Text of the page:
- Retinopathy (leading to blindness)
- Chronic kidney problems
- Poor wound healing
A diabetic patient calls the doctor's office complaining of an acute illness (nausea/vomiting). You would advise the patient to do what?
- Take sips of fluid every 15-30 minutes as tolerated in order to prevent dehydration.
- Try to eat 10-15 g of carbs every 1-2 hours as tolerated.
Sick day management of diabetes includes
- checking blood sugar levels more frequently
- don't stop taking insulin, even if unable to eat
- eat 10-15g of carbs every 1-2 hours as tolerated
- take sips of fluid every 15-30 minutes as tolerated
What are we going to see with Type 1 Diabetes
- Polydipsia (excess thirst)
- polyphagia (excess appetite)
- polyuria (excess urine)
- weakness and fatiuge
- blurred vision
- weight loss
how is type 1 diabetes dx?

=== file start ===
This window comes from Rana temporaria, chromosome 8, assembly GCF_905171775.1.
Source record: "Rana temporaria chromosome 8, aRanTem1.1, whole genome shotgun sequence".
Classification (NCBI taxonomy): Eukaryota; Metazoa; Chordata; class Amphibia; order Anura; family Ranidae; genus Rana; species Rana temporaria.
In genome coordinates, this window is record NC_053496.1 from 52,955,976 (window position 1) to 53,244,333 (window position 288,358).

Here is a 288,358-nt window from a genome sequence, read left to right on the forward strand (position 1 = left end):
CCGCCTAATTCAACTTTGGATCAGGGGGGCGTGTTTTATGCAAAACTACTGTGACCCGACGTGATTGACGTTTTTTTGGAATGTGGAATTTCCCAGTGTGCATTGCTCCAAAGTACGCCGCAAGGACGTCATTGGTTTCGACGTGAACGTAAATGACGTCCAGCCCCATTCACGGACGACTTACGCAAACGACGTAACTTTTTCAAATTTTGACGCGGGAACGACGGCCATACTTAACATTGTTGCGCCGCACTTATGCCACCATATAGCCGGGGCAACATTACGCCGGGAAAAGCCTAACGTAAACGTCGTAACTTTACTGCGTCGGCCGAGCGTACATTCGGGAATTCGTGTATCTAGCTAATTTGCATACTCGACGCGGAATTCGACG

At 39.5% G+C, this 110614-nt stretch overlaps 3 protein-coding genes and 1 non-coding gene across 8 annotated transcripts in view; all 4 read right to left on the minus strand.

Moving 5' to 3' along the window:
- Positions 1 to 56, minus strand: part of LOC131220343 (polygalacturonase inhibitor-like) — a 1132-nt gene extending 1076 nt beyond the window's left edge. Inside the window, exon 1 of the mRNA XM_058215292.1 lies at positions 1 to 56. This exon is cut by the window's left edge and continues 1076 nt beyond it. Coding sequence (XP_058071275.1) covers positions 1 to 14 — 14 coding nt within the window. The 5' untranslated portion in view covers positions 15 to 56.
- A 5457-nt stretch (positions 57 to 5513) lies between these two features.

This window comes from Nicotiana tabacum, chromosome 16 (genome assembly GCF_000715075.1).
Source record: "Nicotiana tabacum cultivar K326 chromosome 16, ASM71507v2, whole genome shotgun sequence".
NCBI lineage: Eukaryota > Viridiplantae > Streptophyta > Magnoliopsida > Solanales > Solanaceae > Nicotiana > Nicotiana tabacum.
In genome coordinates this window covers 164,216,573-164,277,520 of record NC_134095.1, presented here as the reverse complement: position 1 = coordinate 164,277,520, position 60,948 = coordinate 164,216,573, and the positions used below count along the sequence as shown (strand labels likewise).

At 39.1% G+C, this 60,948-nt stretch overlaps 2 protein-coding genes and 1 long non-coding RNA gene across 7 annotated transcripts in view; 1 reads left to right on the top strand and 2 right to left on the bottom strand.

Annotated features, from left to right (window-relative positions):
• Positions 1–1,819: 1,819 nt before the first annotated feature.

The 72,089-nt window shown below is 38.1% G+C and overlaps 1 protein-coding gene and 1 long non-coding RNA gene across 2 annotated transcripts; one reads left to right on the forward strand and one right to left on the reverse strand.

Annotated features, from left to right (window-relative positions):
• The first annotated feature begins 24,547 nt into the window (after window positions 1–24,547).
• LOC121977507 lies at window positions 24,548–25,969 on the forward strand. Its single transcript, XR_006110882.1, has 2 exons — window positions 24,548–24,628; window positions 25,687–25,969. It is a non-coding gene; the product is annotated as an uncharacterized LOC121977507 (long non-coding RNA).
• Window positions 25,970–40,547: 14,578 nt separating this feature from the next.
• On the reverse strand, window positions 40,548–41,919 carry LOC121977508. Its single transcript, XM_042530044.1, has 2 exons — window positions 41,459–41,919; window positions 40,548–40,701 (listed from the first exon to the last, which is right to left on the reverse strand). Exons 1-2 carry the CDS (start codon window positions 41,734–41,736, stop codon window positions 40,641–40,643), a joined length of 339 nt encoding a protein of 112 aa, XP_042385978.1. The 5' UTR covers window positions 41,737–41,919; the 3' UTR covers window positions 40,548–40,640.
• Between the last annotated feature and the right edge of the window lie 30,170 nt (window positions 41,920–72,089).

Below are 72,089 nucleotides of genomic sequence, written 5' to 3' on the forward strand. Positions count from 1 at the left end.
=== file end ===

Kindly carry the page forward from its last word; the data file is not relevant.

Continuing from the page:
- presence of sytmpoms
- fasting blood glucose level above 125
- hemoglobin A1C levels
what does the hemoglobin A1C level measure
represents an average blood glucose level for the past 1-3 months (better indicator of control)
what should hemoglobin A1C levels be?
- 2-5% in adults
- 1.5-4% in kids
What is the leading cause of new blindness and renal failure in adults
type 2 diabetes
What does an exocrine gland do?
Secretes substances onto a surface, usually through a duct
What does an endocrine gland do?
Secretes substances into the bloodstream
What organs make up the endocrine system
- pituitary gland
- adrenal glands
What does the hypothalamus do?
secretes hormones that trigger other endocrine glands
what does the pituitary gland do?
- the master galnd
- most of the hypothalamic hormones trigger the pituitary gland